WoW will remove 'inappropriate references' following California lawsuit

The lawsuit accuses Activision Blizzard of fostering a 'frat boy' culture.

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Mariella Moon
July 28th, 2021
In this article: news, gaming
World of Warcraft
Activision Blizzard

The official World of Warcraft Twitter account has announced that it will take immediate action to "remove references that are not appropriate for [its] world." While it didn't elaborate on what those references are, they may pertain to in-game elements connected to its senior creative director Alex Afrasiabi, as Kotaku has noted. Afrasiabi was singled out in the lawsuit filed by California authorities accusing Activision Blizzard of fostering a "frat boy" culture that's become a "breeding ground for harassment and discrimination against women."

According to the lawsuit, Afrasiabi is known for hitting on and touching female employees inappropriately in plain view of other male employees who would try to intervene and stop him. He apparently has such a notorious reputation within the company that his suite was nicknamed the "Crosby Suite after alleged rapist Bill Crosby."(The lawsuit has misspelled Bill Cosby's name.) In addition, executives allegedly knew about his behavior but "took no effective remedial measures." Blizzard President J. Allen Brack talked to him a few times, the lawsuit reads, but gave Afiasiabi a slap on the wrist for the incidents.

Activision Blizzard denied the accusations in the lawsuit and said it "includes distorted, and in many cases false, descriptions of Blizzard's past" in its initial response. Executive Vice President Fran Townsend told employees in a memo that the lawsuit "presented a distorted and untrue picture of [the] company, including factually incorrect, old and out of context stories."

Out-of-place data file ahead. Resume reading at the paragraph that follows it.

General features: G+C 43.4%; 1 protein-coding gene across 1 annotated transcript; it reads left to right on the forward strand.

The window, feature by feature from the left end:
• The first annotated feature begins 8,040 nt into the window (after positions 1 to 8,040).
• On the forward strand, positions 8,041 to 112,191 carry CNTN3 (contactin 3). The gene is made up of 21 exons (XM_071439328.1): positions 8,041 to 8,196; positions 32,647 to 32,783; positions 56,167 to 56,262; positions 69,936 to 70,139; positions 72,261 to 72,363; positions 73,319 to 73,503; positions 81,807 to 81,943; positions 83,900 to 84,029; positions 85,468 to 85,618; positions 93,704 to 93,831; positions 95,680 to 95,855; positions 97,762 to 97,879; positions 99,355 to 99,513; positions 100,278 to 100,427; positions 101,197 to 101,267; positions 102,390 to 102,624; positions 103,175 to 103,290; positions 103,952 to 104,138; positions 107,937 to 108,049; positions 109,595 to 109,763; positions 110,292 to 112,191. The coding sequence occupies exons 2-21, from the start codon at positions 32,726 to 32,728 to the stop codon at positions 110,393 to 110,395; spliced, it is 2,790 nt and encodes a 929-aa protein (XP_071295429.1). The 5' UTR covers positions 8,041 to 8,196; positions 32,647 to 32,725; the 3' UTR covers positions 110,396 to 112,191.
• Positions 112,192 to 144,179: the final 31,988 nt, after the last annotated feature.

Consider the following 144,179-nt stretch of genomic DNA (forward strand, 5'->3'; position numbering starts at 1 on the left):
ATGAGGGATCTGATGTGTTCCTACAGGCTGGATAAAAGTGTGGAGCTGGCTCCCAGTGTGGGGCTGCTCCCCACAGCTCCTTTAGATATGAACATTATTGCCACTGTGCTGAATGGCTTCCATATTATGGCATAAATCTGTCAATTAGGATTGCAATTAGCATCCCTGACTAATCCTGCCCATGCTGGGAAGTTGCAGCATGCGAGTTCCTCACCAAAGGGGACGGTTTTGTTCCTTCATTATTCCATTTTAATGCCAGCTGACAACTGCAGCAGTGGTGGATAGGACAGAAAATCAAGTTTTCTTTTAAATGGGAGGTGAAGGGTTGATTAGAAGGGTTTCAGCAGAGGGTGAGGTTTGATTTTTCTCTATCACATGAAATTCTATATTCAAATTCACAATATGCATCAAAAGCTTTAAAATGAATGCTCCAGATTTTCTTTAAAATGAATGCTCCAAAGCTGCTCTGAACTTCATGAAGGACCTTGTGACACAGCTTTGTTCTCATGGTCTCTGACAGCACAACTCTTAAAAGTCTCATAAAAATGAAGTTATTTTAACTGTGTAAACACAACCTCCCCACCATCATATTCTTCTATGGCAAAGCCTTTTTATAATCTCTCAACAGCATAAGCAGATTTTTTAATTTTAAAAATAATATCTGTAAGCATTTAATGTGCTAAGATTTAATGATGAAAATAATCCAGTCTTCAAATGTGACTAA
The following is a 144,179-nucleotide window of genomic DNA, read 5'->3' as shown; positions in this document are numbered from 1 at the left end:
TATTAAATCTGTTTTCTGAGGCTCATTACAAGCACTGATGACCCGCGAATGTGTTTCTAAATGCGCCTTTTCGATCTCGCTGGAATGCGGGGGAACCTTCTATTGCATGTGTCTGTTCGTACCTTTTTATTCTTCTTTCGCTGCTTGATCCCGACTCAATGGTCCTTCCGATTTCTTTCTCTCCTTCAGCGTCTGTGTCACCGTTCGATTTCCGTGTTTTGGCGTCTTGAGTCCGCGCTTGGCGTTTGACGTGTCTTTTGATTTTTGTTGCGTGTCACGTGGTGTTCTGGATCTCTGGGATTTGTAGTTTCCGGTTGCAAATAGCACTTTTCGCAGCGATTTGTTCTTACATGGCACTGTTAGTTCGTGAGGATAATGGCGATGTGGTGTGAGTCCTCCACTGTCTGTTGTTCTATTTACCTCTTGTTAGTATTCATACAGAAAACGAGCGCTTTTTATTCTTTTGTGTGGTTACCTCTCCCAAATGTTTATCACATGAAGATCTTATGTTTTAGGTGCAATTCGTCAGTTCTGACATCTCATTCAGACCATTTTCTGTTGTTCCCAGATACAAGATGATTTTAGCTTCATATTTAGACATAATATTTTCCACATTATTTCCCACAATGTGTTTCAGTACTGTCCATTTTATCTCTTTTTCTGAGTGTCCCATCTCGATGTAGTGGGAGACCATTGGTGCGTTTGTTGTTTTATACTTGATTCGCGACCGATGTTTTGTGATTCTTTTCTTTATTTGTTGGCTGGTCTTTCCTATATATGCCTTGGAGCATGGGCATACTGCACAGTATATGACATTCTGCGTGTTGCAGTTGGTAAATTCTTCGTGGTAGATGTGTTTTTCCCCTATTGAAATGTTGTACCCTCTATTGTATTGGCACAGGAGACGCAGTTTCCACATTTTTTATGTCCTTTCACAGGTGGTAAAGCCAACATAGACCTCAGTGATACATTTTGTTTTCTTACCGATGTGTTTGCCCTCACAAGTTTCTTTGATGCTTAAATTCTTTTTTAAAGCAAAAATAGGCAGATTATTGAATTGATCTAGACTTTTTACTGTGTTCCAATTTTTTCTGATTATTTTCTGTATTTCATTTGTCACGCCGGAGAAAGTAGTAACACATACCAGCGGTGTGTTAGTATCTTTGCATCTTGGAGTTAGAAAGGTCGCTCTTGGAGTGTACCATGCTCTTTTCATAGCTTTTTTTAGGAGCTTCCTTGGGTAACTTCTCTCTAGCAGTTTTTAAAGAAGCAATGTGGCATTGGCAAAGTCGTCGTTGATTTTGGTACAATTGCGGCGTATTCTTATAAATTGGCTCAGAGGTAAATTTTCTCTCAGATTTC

A group of over 800 Activision Blizzard employees decried the company's response to the accusations as "abhorrent and insulting." They wrote in an open letter: "Categorizing the claims that have been made as ‘distorted, and in many cases false’ creates a company atmosphere that disbelieves victims." At least 50 employees working in the company's main office in California are now planning a walkout on Wednesday to protest the company's actions and to demand better working conditions for women.

In WoW's announcement, it said the decision to remove inappropriate elements was made in order to rebuild trust. It admitted that it must earn people's trust with its "actions in the weeks and months to come," though it didn't say what other steps the company intends to take in response to the lawsuit's allegations. 

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